States and Courts at Odds on Immigration Reform, Demonstrating that Change Must Come from Washington

(Reuters) – A year ago, immigrant labor activist Salvador Reza thought Arizona’s tough state immigration crackdown could empty the work site he ran in north Phoenix.

But 12 months on, after a federal judge blocked key parts of the law, day laborers still line up from dawn to tout for work, occasionally heckled by protesters who want them gone. In short, deadlock.

“This is low intensity warfare that’s going to go on for years,” said Reza.

The stalemate at the sun-baked day labor site in Phoenix is emblematic of the impasse around the country as other states have followed Arizona’s lead on immigration, only to be knocked back by the courts.

Parts of Arizona’s law — notably a measure requiring police to quiz those they detained and suspected of being in the country illegally about their immigration status — were blocked hours before they took effect last July, after a judge ruled that immigration matters are Washington’s responsibility.

The wave of judicial rebuttals continued in May, when a federal judge temporarily blocked Arizona-style enforcement provisions in a package of immigration laws passed by Utah Gov. Gary Herbert in March.

Then in June, key parts of tough state crackdowns due to take effect in both Georgia and Indiana on July 1 — seeking immigration powers for police and other restrictions — were stayed in temporary injunctions imposed by the courts.

In Alabama, civil rights groups last week filed a challenge to a law widely seen as the nation’s toughest, requiring public schools to determine the immigration status of students and punishing employers who hire people who are not legal residents and landlords who knowingly rent property to them.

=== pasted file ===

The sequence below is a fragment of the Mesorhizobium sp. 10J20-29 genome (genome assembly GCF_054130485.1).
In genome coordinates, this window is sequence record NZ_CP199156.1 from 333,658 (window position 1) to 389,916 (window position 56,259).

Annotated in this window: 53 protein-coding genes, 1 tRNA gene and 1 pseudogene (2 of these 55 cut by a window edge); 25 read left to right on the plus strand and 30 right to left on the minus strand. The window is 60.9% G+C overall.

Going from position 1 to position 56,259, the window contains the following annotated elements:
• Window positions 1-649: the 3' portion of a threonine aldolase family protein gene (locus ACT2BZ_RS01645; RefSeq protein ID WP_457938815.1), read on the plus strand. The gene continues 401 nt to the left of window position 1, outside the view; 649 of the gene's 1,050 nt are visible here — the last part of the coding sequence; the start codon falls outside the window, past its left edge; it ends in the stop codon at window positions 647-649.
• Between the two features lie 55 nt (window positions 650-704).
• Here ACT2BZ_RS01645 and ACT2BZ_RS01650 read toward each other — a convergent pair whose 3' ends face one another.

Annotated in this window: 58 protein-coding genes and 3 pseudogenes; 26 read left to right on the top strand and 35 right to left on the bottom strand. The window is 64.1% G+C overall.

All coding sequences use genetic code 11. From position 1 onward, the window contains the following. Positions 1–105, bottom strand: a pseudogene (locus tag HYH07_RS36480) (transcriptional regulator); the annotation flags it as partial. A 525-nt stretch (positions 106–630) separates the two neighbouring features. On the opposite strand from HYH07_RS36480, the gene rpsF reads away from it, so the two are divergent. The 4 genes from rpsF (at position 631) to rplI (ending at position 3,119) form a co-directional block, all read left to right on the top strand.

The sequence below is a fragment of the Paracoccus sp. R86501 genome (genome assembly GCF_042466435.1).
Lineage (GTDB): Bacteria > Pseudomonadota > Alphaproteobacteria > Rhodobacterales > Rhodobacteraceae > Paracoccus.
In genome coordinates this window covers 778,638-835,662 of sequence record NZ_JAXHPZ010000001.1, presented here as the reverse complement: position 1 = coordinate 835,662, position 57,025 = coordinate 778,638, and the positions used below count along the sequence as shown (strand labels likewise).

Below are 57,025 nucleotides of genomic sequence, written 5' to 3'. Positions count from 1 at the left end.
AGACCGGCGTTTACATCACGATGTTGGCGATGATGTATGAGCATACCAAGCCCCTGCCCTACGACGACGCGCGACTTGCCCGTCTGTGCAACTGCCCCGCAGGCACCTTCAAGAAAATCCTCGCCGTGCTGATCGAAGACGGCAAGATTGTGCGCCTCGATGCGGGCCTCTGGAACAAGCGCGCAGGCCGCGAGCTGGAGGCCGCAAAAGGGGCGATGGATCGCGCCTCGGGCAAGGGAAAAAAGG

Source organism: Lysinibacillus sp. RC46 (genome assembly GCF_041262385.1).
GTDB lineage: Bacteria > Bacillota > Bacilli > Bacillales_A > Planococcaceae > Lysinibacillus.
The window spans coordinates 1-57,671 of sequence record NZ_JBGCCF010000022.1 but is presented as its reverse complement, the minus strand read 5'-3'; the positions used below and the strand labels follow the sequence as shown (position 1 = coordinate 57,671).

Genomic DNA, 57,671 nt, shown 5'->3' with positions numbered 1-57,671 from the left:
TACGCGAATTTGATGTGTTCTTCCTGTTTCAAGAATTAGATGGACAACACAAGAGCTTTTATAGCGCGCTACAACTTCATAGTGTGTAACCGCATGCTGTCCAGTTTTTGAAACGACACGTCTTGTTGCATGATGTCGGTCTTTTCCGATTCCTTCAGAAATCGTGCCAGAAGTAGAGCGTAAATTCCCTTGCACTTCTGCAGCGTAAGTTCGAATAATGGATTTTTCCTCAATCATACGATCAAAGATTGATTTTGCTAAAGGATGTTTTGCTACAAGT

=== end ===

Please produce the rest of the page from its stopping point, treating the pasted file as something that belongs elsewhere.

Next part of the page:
“It’s been kind of one step forward and one step back,” said Bruce Merrill, an Arizona State University pollster and political scientist, of the emerging pattern of deadlock.

“All it does for me is emphasize the need for true reform at the federal level,” he added.


The states passed the laws amid frustration at the federal government’s failure to overhaul the United States’ broken immigration system, tightening security along the porous Mexico border and tackling the status of 11 million unauthorized immigrants living in the shadows.

“We promised the people of Alabama we would take action to combat illegal immigration in this state, and that’s what this law does,” Mike Hubbard, the Republican speaker of the Alabama state House said in a statement last Friday after the state’s law was challenged in a suit.

While each court ruling adds to the impasse, any resolution remains far off, analysts say, either in terms of Washington overhauling immigration laws, or the courts reaching a final ruling on the states’ measures.

Under pressure as he heads for reelection next year, President Barack Obama reiterated his support for a major immigration shake-up in a key-note speech in El Paso in May, giving millions of illegal immigrants a shot at citizenship if they pay a fine and go to the back of the line.

But while he said his Democratic administration had met Republican concerns over border security — by boosting the number of federal border police, among other steps — there is no mood for compromise in the U.S. Congress before he seeks reelection in November next year.

“If you look at the Republican House, it’s complete intransigence. There’s no desire to look for some realistic compromise reform,” said Mark Jones, a political scientist at Rice University in Texas.

The legal battle in the courts is also likely years from any final resolution.

Arizona has yet to petition the U.S. Supreme Court in its immigration battle, and any resolution of the state’s appeal there could be delayed while lower courts thrash out appeals lodged by others states, legal experts say.

“At the moment it seems likely that it’s going to take a couple of years before there’s a final decision from the Supreme Court,” said Gabriel “Jack” Chin, Chester H. Smith Professor of Law at the University of Arizona in Tucson.

“I think we are still in the early to middle stage of the legal journey here,” he added.

(Additional reporting by Colleen Jenkins in St Petersburg; Editing by Greg McCune)

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